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Thread: Do you own a Remington Model 700?

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    Regular Member CUOfficer's Avatar
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    Do you own a Remington Model 700?

    If so, you may want to watch the CNBC investigation about their faulty trigger mechanism......http://www.cnbc.com/id/39759366. The company has known about it for years and wouldn't spend 5.5 cents per gun to fix it when it was first discovered. I don't think I'll be buying any of their products any more!

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    Founder's Club Member Brass Magnet's Avatar
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    Quote Originally Posted by CUOfficer View Post
    If so, you may want to watch the CNBC investigation about their faulty trigger mechanism......http://www.cnbc.com/id/39759366. The company has known about it for years and wouldn't spend 5.5 cents per gun to fix it when it was first discovered. I don't think I'll be buying any of their products any more!
    I own several and have never personally had any issue. Knowing the inside of the mechanism, I do believe it's possible however; and silly that they wouldn't implement the simple design change. That being said, this is just one more reason to follow the rules of firearms safety which don't rely solely on a mechanical device.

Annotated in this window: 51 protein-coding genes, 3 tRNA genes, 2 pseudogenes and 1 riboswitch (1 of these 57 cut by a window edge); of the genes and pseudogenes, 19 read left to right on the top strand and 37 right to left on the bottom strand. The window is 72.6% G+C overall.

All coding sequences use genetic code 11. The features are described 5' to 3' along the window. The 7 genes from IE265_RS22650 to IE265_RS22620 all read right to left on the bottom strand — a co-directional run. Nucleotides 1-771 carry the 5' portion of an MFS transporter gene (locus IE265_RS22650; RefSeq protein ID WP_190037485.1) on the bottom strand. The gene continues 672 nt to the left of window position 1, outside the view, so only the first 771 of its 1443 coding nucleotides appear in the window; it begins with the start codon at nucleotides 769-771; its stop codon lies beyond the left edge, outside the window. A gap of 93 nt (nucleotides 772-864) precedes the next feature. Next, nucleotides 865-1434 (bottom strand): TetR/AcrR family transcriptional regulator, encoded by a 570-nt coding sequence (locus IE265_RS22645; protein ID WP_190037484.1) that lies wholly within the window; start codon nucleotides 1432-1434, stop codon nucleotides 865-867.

I forget which year they changed it, but the bolt on any of the rifles, that are less than 20 years old or so, can be worked WITHOUT taking the safety off. This was a design change made by Remington to fix some safety issues.

    I won't stop buying model 700's. They are too good to discount because of a trigger issue that's easily fixed by replacing it with an aftermarket one; which most of mine have anyway.

    If anyone has used model 700's (preferably short action) they feel the need to part with because of this problem, please PM me!
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    Regular Member Viper's Avatar
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    I inherited a Model 721 in 30.06 from my granddad. He used it for 30 years and I have used it for 15 years deer hunting with no incident other than a sore shoulder during annual sight in.
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    Regular Member CUOfficer's Avatar
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    Quote Originally Posted by Brass Magnet View Post
    I forget which year they changed it, but the bolt on any of the rifles, that are less than 20 years old or so, can be worked WITHOUT taking the safety off. This was a design change made by Remington to fix some safety issues.

    If anyone has used model 700's (preferably short action) they feel the need to part with because of this problem, please PM me!
    Remington introduced rifles with the X-Mark Pro trigger in 2007, which implemented a blocking mechanism. However, they still sell the original design side-by-side with the old one. Check out the last page of the article. It is still possible to buy a gun that could have this problem.

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    LOADED, MUZZLE, TRIGGER & TARGET, no mention of 'safety' but damn Remington anyway?

    Ask your own questions and find your own answers.

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    Founder's Club Member Brass Magnet's Avatar
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    Quote Originally Posted by CUOfficer View Post
    Remington introduced rifles with the X-Mark Pro trigger in 2007, which implemented a blocking mechanism. However, they still sell the original design side-by-side with the old one. Check out the last page of the article. It is still possible to buy a gun that could have this problem.